Ron Winchell and Asmussen also share the favorite in the Fair Grounds Oaks in champion Echo Zulu.

Winchell, however, will have his eye on Fair Grounds from afar as he plans to be in attendance as his 4-year-old millionaire and 2021 Louisiana Derby runner-up Midnight Bourbon goes for a $12 million purse Saturday in the Dubai World Cup at Meydan.

Asmussen and Winchell have won two previous Louisiana Derbies together, scoring in 2008 with Pyro and again with Gun Runner in 2016. Asmussen’s first of three Louisiana Derby wins came with Fifty Stars in 2001.

There is one horse on the grounds who defeated Epicenter this winter – Peter Cantrell and Benjamin Gase’s Call Me Midnight, winner of the Lecomte Stakes at a robust 28.50-to-1 under the meet’s leading rider James Graham. Epicenter did all the dirty work that day, carving out fast early fractions of :23 2/5 and :47, setting the table for Call Me Midnight’s late run.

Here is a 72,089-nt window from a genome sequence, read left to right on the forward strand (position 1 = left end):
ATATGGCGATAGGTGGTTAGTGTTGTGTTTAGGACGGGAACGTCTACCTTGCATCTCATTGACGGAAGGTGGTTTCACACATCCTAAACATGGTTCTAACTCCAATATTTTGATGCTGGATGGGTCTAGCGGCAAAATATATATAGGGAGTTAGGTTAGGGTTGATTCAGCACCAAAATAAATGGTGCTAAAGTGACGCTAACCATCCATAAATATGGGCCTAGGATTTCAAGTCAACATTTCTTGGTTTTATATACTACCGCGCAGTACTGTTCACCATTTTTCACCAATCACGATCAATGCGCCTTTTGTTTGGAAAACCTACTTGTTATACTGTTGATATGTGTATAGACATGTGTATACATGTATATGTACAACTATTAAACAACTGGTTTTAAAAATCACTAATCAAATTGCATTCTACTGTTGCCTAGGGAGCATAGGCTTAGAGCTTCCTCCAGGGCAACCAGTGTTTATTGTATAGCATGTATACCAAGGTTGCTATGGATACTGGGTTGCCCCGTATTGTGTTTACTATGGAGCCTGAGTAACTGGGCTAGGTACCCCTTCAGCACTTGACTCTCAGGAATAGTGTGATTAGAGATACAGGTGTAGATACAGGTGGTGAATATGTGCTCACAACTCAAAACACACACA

The Keith Desormeaux trainee skipped the Risen Star last month, his conditioner hoping to have a fresher horse for the rigors of what he hopes is a journey on the Triple Crown trail.

“Right after the Lecomte, it seemed like a no brainer to come back in the Risen Star, but after talking it over with Pete (Cantrell) and putting all the factors out there to weigh, which included a heavy campaign as a 2-year-old and the great response he had after the time off he had between the Kentucky Jockey Club and the Lecomte, plus the fact that we’re not only planning on the Louisiana Derby but the Kentucky Derby, we just thought that, this is what the facts are telling us,” Desormeaux explained.